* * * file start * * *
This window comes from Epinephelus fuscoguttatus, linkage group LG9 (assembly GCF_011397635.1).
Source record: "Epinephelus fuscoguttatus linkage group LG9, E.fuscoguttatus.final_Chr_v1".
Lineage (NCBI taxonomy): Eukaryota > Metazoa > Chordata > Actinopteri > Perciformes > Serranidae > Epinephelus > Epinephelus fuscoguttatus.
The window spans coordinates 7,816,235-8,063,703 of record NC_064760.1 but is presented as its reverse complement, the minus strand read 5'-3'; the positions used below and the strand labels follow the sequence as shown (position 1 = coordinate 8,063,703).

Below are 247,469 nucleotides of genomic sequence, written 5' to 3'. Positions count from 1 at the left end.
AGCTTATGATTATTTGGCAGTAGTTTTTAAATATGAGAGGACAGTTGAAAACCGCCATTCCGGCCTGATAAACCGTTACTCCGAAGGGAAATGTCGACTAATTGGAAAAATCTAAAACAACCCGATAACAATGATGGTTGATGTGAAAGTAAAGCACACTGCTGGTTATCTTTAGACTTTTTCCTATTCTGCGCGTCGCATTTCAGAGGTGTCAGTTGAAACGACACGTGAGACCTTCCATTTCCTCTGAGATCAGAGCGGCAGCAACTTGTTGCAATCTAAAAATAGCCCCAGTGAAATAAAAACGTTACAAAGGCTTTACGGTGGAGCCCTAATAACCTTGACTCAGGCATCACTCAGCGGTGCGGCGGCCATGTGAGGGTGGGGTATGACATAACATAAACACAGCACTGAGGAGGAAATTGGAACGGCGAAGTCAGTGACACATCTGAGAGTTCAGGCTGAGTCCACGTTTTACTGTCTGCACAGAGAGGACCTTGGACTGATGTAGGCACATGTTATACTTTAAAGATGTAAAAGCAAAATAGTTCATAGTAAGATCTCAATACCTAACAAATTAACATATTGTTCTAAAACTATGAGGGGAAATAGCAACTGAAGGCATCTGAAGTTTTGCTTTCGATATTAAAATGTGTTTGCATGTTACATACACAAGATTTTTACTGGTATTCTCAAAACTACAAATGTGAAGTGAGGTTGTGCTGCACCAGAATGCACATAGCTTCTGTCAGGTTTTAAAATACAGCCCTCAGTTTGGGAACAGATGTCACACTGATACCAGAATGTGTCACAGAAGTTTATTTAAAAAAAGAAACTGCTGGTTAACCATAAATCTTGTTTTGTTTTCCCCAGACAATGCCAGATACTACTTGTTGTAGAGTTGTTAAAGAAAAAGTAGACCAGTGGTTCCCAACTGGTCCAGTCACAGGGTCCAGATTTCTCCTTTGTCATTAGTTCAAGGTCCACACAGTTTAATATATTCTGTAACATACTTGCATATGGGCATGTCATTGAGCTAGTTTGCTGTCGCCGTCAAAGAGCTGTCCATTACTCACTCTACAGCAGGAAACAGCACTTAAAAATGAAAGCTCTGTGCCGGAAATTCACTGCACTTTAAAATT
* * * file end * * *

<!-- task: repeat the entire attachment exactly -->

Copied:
This window comes from Epinephelus fuscoguttatus, linkage group LG9 (assembly GCF_011397635.1).
Source record: "Epinephelus fuscoguttatus linkage group LG9, E.fuscoguttatus.final_Chr_v1".
Lineage (NCBI taxonomy): Eukaryota > Metazoa > Chordata > Actinopteri > Perciformes > Serranidae > Epinephelus > Epinephelus fuscoguttatus.
The window spans coordinates 7,816,235-8,063,703 of record NC_064760.1 but is presented as its reverse complement, the minus strand read 5'-3'; the positions used below and the strand labels follow the sequence as shown (position 1 = coordinate 8,063,703).

Below are 247,469 nucleotides of genomic sequence, written 5' to 3'. Positions count from 1 at the left end.
AGCTTATGATTATTTGGCAGTAGTTTTTAAATATGAGAGGACAGTTGAAAACCGCCATTCCGGCCTGATAAACCGTTACTCCGAAGGGAAATGTCGACTAATTGGAAAAATCTAAAACAACCCGATAACAATGATGGTTGATGTGAAAGTAAAGCACACTGCTGGTTATCTTTAGACTTTTTCCTATTCTGCGCGTCGCATTTCAGAGGTGTCAGTTGAAACGACACGTGAGACCTTCCATTTCCTCTGAGATCAGAGCGGCAGCAACTTGTTGCAATCTAAAAATAGCCCCAGTGAAATAAAAACGTTACAAAGGCTTTACGGTGGAGCCCTAATAACCTTGACTCAGGCATCACTCAGCGGTGCGGCGGCCATGTGAGGGTGGGGTATGACATAACATAAACACAGCACTGAGGAGGAAATTGGAACGGCGAAGTCAGTGACACATCTGAGAGTTCAGGCTGAGTCCACGTTTTACTGTCTGCACAGAGAGGACCTTGGACTGATGTAGGCACATGTTATACTTTAAAGATGTAAAAGCAAAATAGTTCATAGTAAGATCTCAATACCTAACAAATTAACATATTGTTCTAAAACTATGAGGGGAAATAGCAACTGAAGGCATCTGAAGTTTTGCTTTCGATATTAAAATGTGTTTGCATGTTACATACACAAGATTTTTACTGGTATTCTCAAAACTACAAATGTGAAGTGAGGTTGTGCTGCACCAGAATGCACATAGCTTCTGTCAGGTTTTAAAATACAGCCCTCAGTTTGGGAACAGATGTCACACTGATACCAGAATGTGTCACAGAAGTTTATTTAAAAAAAGAAACTGCTGGTTAACCATAAATCTTGTTTTGTTTTCCCCAGACAATGCCAGATACTACTTGTTGTAGAGTTGTTAAAGAAAAAGTAGACCAGTGGTTCCCAACTGGTCCAGTCACAGGGTCCAGATTTCTCCTTTGTCATTAGTTCAAGGTCCACACAGTTTAATATATTCTGTAACATACTTGCATATGGGCATGTCATTGAGCTAGTTTGCTGTCGCCGTCAAAGAGCTGTCCATTACTCACTCTACAGCAGGAAACAGCACTTAAAAATGAAAGCTCTGTGCCGGAAATTCACTGCACTTTAAAATT